I agree with your goals, but simplifying doesn’t have to mean getting rid of all your stuff, and I feel I must say a word or two in…stuff’s defense. We have never had a lot of money, but over the years my husband and I have acquired modest collections of art and artifacts that now fill our home. Rather than feeling cluttered or distracting, I find that my eye wanders fondly over them, reliving the memories they invoke. Each decorative piece has a story attached to it, and those stories speak to me when I am alone. If your ideal is to simplify your life and pare it down to what is necessary and important, then this ‘stuff’ is what makes me happy. I would far rather have the complexity of my life surround me, ground me. Give me a landscape full of green surprise, rather than a clean swept, sterile desert. Your efforts to control your Type II Diabetes are laudable. I was diagnosed myself about eight years ago, and let me tell you how I beat it. (my numbers have been perfectly normal for the last four years, no medication) When I got my diagnosis, I recalled that my doctor once said that he has never treated a diabetic vegetarian. Not the path everyone would choose, but I stayed on a vegetarian diet for a couple of years, and even though we have gone back to eating meat, I still concentrate on fruits and vegetables, the fresher the better. For food and exercise, I simply listen to my body, which is the best advice I can give anyone, at any age. I guess what I am trying to point out is that we are all different, and minimalism, to some, is a lack of stimulus. Do what is best for you, and you can’t go wrong.

    • I agree with you whole heatedly. Minimalism is about ridding our lives of those things we simply don’t need or absolutely love. I too have items that bring back fond memories. These things make me feel warm and makes my house a home. A minimalist holds on to these things, or at least takes a picture of them because they are the things that bring us joy. I think you are spot on with winning the battle of living with T2D also.

  5. wrdwrk says:

    Wise words all…thanks ! Minimalism to me is keeping what I love…I actually don’t have anything I don’t…and getting rid of the T2diabetes which really cluttered my world…my time…my mind and thanks to LCHF/IF…it is done ! After twenty six years of insulin/metformin/and sooo many other drugs…it is gone…so long as I keep calm and stick to my ketogenic eating…all is good ! In some ways I think de-cluttering our health and minds is the first step…to minimalism !

  6. Sounds like a good way to live. Simple yet secure. Me? I think I’ll just become a millionaire instead… 😉

  7. Alan H. says:

    Awesome perspective! My wife and I are in our late 30s and have begun to make a mindful effort to be more selective about the material things in our lives. It can be hard, but the upside is when a purchase or acquisition is intentional and planned for, there is no buyer’s remorse.

    • This is so true. I know that any major purchases that we make are made 30 days after we initially thought about the purchase. If we still can’t live without it after 30 days then we make the purchase but only if we have the cash to do so.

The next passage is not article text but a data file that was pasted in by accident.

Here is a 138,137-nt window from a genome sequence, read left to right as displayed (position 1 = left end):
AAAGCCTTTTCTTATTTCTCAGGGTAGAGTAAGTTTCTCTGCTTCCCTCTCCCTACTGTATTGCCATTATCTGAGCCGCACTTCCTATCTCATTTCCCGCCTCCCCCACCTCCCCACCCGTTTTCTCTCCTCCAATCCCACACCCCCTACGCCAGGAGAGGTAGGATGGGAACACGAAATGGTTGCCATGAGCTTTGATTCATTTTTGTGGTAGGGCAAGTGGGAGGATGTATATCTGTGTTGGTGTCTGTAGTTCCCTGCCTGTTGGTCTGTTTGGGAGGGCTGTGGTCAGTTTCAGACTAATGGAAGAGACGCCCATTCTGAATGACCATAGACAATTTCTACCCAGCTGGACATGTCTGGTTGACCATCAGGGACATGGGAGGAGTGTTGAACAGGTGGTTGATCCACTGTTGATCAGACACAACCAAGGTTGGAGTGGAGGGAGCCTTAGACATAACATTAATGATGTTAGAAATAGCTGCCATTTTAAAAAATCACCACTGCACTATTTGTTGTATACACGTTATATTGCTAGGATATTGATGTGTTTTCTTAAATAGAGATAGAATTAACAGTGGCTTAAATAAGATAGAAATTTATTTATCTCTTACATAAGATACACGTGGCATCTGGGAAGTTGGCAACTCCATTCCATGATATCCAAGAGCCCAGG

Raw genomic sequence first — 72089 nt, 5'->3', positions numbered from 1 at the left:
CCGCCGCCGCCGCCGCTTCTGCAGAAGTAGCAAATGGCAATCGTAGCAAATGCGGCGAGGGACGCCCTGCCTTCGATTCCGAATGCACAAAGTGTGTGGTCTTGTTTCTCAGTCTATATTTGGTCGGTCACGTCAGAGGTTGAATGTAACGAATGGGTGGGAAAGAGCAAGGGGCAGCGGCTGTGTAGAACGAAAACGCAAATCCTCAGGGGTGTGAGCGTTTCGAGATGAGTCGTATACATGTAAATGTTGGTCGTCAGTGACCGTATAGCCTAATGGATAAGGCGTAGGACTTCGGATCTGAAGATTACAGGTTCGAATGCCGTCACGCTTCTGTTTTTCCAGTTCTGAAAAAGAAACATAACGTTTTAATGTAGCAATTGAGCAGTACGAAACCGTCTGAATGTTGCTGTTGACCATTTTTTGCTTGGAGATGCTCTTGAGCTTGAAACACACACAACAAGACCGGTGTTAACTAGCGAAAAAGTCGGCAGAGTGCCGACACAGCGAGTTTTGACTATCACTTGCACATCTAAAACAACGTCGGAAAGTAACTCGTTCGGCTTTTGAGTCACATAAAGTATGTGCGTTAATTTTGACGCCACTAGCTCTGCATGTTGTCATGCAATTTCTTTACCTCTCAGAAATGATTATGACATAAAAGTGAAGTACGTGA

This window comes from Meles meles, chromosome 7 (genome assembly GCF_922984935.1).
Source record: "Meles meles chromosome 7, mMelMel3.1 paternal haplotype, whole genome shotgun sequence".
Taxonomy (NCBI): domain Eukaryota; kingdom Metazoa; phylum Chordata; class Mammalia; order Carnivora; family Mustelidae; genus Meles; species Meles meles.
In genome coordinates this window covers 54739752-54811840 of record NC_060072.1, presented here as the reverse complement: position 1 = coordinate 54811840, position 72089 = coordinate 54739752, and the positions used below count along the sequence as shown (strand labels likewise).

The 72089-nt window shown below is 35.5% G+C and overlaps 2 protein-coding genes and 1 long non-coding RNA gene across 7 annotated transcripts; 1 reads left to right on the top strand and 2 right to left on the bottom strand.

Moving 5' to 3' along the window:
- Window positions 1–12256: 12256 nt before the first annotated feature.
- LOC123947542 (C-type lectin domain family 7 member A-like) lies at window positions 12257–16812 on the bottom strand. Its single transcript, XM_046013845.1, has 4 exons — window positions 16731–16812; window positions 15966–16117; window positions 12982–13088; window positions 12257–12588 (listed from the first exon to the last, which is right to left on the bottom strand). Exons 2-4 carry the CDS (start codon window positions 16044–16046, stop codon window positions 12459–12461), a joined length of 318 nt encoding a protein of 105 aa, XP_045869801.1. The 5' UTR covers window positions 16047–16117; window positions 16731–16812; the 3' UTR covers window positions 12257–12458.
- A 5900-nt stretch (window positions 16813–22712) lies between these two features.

8. ProHealthyLivin says:

    I love this! While on WordPress I just started a health blog, I have been blogging about money for a few years and everything you said is everything that I wish I could scream out to the world! I posted a Facebook status a few weeks back on my personal page about my recent realization that I am such a minimalist with everything. We have the bare bones and have switched our retirement strategy to include reducing our expenses so that our nest egg does not need to be grand. Thanks for sharing and helping confirm this choice we’ve made. Its nice to hear I am not the only one.

  9. Great post! It’s true! Spend less on things and you can experience more! Love it!

  10. Reb says:

    This is exactly how my grandparents, now 78 and 89, have been living well for decades. My grandfather was a carpenter, grandmother a teacher’s assistant, homemaker and lifelong museum volunteer. They lived very simply but well. They grew veg and kept chickens. My grandmother has always been the queen of the free or very cheap treat, like a half price matinee movie or a day at the beach, or volunteering for play time with guide dog puppies in training. My grandfather, who lived in Ukraine during WWII and knows how to make do with nothing, can re-purpose and recycle anything. He still goes out for an epic daily walk to collect littered soda cans, selling them to an aluminium scrapper when he has enough. He can’t help himself.

    They never had the cash for birthday or Christmas presents but the grandkids never cared. Who cares about Barbies when you have a grandfather who adopts stray cats and sets up a dream home for them in an abandoned trailer on his property? They caught wild mice, got meat and fish scraps from the house and had milk from the neighbour’s cow. In winter us kids would curl up with the cats in their trailer (which my grandmother refurbished with scrap fabric) and read half a year’s worth of comics from the Saturday paper, which she would save up on purpose for a rainy day.

    They paid off their house decades ago and have been living and traveling on their savings and pensions ever since.

  11. Nichole says:

    I’ve always wanted a huge mansion of a house and recently discovered I don’t need it at all, especially since I would much rather spend that money elsewhere. I’m excited to buy a small house and save money. I’m just realizing how much I enjoy living minimally!

  12. Great Post! I too have found that by choosing to live a simplified life, that I enjoy life more! I have found that I don’t need all those “luxuries’ that I had before I moved to the country! It’s a great feeling!